So those are the names but WHO are they? I thought this was something I could help with, to add my contribution to Mr Fawkes' break-through.
It is worth knowing who they are because the Irish government has said more than once that one of the reasons the bond holders had to be protected and could not, must not, be made to suffer any losses, even though it would be PERFECTLY legal to do so, is because the bond holders are pension funds for poor Irish widows and cooperative savings funds for orphans and 'ordinary folk'. A little poetic exageration there, but only a little.
This reason, for why the Bond holders must not take any loss, was trotted out to bolster the first answer given, which was that if Ireland pissed off the bond holders then they would refuse to ever deal with Ireland ever again and Ireland would never be able to borrow ever again, ever, and everyone would die in penury, friendless and cold. That first reason started to look like it might not hold, when the Germans started to talk rather too openly about how it might be best for all, them especially, if Greece did 're-structure' its debts (default - a teeny bit). When no one said it would be the end for Greece, Ireland's 'the sky will fall in' reason for not asking its bond holders to share the pain started to look like what it was, a politically motivated lie. Thus the grannies and orphans had to be hurriedly wheeled out.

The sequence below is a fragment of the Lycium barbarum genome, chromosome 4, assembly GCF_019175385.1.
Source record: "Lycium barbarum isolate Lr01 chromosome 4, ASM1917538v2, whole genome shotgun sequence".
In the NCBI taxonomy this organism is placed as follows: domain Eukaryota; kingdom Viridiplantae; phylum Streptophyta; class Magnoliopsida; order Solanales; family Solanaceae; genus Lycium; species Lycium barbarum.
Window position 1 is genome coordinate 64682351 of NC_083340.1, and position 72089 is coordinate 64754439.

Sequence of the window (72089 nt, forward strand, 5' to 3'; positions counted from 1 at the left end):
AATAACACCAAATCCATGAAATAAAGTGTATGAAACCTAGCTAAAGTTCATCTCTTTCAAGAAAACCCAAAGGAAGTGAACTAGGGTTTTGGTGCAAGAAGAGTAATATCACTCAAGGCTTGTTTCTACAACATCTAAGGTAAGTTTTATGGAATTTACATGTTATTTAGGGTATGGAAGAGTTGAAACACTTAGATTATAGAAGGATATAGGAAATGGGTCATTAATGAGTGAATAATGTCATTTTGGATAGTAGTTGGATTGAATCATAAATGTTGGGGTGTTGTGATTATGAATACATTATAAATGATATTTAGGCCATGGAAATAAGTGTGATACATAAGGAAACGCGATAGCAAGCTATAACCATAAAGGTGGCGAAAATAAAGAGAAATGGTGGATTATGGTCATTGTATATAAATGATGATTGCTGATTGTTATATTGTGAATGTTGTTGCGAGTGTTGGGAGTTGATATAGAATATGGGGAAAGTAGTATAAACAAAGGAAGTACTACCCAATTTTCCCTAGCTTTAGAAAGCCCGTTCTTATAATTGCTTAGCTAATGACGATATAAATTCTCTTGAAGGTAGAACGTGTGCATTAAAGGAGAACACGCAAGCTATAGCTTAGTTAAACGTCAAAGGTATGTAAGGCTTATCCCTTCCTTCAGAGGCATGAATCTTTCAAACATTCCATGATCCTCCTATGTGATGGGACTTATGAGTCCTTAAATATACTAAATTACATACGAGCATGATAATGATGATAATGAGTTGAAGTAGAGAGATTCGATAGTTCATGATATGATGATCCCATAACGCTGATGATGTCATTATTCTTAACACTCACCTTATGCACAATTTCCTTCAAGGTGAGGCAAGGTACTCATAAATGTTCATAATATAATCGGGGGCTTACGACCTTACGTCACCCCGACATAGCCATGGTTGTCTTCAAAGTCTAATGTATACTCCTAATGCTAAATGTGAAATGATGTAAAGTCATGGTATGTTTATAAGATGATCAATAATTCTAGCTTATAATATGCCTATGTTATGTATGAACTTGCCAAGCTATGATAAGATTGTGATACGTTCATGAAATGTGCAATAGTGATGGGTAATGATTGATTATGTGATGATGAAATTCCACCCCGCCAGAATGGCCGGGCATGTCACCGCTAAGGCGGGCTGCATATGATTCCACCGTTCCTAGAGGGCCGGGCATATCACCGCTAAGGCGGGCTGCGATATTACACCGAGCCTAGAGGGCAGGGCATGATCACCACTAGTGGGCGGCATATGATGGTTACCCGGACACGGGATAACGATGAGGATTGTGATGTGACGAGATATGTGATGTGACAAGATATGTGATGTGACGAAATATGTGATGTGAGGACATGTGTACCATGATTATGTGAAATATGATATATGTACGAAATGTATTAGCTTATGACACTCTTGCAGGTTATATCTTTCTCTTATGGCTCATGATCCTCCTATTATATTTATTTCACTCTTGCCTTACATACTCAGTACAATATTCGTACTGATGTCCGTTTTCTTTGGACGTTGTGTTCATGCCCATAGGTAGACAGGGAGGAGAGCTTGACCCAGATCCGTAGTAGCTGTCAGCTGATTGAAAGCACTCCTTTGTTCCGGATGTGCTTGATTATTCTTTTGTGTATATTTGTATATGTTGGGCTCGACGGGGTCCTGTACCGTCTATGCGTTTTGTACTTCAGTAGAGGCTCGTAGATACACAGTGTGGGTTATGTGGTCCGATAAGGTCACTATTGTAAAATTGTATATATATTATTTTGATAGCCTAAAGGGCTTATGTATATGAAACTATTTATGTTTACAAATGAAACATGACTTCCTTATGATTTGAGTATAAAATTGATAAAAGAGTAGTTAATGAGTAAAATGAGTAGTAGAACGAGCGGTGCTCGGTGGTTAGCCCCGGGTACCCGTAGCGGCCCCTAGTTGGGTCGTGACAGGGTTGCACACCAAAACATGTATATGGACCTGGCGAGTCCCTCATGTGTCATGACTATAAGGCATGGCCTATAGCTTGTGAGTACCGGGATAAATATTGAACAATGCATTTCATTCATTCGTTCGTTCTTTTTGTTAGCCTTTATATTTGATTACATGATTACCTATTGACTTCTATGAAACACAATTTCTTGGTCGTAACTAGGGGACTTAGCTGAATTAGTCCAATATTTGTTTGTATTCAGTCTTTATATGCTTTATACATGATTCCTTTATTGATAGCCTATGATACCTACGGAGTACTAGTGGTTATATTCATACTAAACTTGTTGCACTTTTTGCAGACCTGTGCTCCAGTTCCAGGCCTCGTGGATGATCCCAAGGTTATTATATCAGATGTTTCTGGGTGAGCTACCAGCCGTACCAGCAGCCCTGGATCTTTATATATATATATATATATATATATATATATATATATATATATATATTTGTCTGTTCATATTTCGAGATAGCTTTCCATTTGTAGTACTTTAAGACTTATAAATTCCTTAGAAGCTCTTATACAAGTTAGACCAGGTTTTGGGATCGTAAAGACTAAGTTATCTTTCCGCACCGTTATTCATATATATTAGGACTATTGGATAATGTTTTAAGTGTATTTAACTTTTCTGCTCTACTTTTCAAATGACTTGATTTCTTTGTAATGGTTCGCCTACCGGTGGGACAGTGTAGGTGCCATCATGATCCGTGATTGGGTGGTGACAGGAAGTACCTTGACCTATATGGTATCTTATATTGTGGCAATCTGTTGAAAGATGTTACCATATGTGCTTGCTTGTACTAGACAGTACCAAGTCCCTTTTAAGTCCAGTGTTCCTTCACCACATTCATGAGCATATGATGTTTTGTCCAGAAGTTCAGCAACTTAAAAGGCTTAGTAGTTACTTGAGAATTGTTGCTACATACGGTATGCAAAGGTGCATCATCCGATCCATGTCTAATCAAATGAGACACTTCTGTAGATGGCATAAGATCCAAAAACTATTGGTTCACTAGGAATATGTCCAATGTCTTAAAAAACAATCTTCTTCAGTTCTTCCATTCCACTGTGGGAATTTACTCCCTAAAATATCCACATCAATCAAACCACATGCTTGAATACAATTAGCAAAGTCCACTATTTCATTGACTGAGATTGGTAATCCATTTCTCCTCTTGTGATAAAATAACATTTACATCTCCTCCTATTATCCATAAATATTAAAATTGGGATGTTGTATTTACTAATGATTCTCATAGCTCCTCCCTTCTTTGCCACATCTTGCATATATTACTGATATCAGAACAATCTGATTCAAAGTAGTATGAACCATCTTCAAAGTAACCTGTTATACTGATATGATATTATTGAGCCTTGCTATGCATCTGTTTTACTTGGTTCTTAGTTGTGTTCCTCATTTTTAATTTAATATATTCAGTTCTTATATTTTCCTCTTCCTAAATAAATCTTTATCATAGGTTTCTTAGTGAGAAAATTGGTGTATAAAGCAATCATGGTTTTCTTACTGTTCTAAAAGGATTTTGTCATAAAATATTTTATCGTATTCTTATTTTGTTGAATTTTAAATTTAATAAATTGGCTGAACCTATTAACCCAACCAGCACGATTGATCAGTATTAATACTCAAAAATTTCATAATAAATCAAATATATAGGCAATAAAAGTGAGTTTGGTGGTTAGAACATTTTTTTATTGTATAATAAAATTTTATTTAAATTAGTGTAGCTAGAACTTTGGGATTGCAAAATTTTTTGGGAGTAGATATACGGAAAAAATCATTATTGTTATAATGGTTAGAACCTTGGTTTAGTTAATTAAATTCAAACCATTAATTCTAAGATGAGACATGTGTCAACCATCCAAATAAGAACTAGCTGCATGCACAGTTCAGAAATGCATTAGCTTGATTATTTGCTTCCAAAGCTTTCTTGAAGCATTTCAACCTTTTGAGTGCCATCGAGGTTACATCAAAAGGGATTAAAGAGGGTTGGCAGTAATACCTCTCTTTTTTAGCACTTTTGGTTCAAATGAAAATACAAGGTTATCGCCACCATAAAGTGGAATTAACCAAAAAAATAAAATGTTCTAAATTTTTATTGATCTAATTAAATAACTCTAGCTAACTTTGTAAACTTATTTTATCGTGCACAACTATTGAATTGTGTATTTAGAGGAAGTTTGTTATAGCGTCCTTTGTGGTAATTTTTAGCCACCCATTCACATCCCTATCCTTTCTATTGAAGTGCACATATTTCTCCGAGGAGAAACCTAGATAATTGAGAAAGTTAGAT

So, are the bond holders widow's pension funds and orphans' savings accounts? Well actually, NO. That too was just another lie from the morally degenerate and cringingly servile Irish government.  more
Since this is little more than an exercise in bailing out fools and crooks, maybe something else should be tried.
Ireland Should 'Do an Argentina'
by Dean Baker | November 23, 2010 - 10:47am
The Irish people expected to pay in austerity cuts for their banks' sins have another option. Reject the ECB and IMF, ditch the euro
When a firefighter or medical team make a rescue, the person is usually better-off as a result. This is less clear when the rescuer is the European Central Bank (ECB) or the IMF.
Ireland is currently experiencing a 14.1% unemployment rate. As a result of bailout conditions that will require more cuts in government spending and tax increases, theunemployment rate is almost certain to go higher. The Irish people are likely to wonder what their economy would look like if they had not been rescued.
The pain being inflicted on Ireland by the ECB/IMF is completely unnecessary. If the ECB committed itself to make loans available to Ireland at low interest rates, a mechanism entirely within its power, then Ireland would have no serious budget problem. Its huge projected deficits stem primarily from the combination of high interest costs on its debt, and the result of operating at levels of economic output that are well below full employment – both outcomes that can be pinned largely on the ECB.
It is worth remembering that Ireland's government was a model of fiscal probity prior to the economic meltdown. It had run large budget surpluses for the 5 years prior to the onset of the crisis. Ireland's problem was certainly not out of control government spending; it was a reckless banking system that fueled an enormous housing bubble. The economic wizards at the ECB and the IMF either couldn't see the bubble or didn't think it was worth mentioning. more